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A Principled Man

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A Principled Man
WILLIE JACKSON

I was very honoured to be asked to speak in New Plymouth earlier this week by the Mayor of the city Andrew Judd.

I was part of a debate team that argued for the introduction of Maori seats on councils and was opposed on the other side by a team led by Winston Peters.

Mayor Judd has been advocating for the introduction of Maori seats on his council and he has caused uproar in his city because of his stance.

Sadly he has been subject to a lot of abuse and criticism.

However this hasn’t dissuaded Mayor Judd in the slightest. And just a couple of weeks ago he called for not just a Maori seat but for councils to have a 50/50 split of Maori and Pakeha which he said “Truly reflected a partnership under the Treaty of Waitangi”.

Mayor Judd is right and although he has no chance of securing this let alone a Maori seat his courage should be applauded and he is indeed a very principled man.

Mayor Judd is a pakeha and I have never seen or heard a pakeha mayor speak or give the type of pro Maori views that he has given.

His stance will cost him his mayoralty in 2016 because there is no way that pakeha in New Plymouth will allow one of their own to have these views and hold such a senior office.

Most pakeha in New Plymouth unfortunately still hold the naive and stupid view that the majority of pakeha hold around the country that is that Maori have exactly the same chances as pakeha in terms of getting on city and regional councils.

Of course the facts tell us nothing could be further from the truth.

Maori have just over five percent representation on councils around the country and we have only one representative on the New Plymouth council.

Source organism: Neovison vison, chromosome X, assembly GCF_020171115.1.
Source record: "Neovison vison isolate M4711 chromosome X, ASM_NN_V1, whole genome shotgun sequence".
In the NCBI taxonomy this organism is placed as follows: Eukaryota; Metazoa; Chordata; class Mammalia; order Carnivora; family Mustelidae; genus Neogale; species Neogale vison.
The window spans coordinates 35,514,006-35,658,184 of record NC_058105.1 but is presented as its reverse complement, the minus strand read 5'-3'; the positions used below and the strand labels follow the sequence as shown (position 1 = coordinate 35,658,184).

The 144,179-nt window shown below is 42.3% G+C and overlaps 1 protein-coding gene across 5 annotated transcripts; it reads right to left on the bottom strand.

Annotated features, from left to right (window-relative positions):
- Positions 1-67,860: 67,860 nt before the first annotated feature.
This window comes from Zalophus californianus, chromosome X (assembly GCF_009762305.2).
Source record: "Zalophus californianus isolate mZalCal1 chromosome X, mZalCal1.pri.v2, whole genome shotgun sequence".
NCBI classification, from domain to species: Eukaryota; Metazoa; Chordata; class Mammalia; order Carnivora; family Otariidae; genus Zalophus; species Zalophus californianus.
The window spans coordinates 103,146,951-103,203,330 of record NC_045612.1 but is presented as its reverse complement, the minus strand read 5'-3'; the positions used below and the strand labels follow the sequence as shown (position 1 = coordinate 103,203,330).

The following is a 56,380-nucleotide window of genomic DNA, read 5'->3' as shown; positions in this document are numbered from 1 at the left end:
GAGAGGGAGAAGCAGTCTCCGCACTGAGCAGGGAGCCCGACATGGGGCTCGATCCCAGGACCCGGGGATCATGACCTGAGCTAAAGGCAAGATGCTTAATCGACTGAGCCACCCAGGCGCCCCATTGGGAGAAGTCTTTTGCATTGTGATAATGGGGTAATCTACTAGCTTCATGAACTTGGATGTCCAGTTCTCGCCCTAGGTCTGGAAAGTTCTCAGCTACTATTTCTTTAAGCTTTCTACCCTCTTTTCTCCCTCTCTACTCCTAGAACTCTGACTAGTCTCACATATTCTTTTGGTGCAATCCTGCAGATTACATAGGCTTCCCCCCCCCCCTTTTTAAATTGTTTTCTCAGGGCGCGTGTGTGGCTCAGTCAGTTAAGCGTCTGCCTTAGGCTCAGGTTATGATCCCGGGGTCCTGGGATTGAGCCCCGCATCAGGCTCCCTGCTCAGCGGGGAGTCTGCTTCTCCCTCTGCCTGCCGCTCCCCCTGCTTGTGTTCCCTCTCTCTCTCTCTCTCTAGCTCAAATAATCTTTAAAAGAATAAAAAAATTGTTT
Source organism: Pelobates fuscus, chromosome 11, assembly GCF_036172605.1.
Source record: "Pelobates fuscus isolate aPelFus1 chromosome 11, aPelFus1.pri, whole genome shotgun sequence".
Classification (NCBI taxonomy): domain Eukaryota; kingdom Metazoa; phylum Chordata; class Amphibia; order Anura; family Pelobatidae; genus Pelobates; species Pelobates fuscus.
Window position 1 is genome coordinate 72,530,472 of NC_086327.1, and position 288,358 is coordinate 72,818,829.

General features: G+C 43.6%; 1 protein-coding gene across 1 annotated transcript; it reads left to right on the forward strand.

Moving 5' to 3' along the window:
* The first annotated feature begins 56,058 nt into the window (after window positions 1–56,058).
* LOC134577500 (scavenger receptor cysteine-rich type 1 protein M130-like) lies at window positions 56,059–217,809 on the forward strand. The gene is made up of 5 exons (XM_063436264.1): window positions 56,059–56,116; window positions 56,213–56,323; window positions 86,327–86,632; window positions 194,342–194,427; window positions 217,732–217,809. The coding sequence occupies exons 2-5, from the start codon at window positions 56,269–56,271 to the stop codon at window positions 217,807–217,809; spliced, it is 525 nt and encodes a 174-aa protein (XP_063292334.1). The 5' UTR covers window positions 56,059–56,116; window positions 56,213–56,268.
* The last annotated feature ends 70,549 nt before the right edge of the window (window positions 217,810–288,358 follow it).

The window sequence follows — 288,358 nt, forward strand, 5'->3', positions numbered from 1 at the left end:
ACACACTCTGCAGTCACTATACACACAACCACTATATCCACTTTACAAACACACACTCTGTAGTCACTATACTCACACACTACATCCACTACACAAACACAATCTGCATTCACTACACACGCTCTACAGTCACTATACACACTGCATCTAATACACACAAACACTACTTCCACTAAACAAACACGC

That person is league legend Howie Tamati who is a good man and strong representative for Maori, however he knows that it was his standing as a sportsman that got him through and he also knows that he is not seen in the same light as other Maori who put their names up in New Plymouth and around the country.

You see stroppy Maori or Maori who are perceived to be advocates for their people have no chance of election.

A pakeha majority for example would never vote for Howies’ brother in-law Te Ururoa Flavell for council or former Maori Party Co-leader Tariana Turia. And as for Mana Leader Hone Harawira, he would have no chance.

That’s why Maori seats are so important they allow Maori to act Maori and to be able to advocate for Maori.

The Royal Commission on Auckland governance recognised the special status of Maori as partners under the Treaty of Waitangi and recommended three special Maori seats on the Auckland Council.

Sadly the recommendation was not implemented in the local Government Act in 2010 with the pakeha majority in government completely ignoring their own people’s recommendations, for fear of a voter backlash.

So well done to Mayor Andrew Judd, he is the most principled pakeha politician who I have ever know and while he will be voted out eventually in 2016 his stance over the next two years will help immensely for the Maori fight for equity on councils across this country.

Copyright © 2014, UMA Broadcasting Ltd: www.waateanews.com

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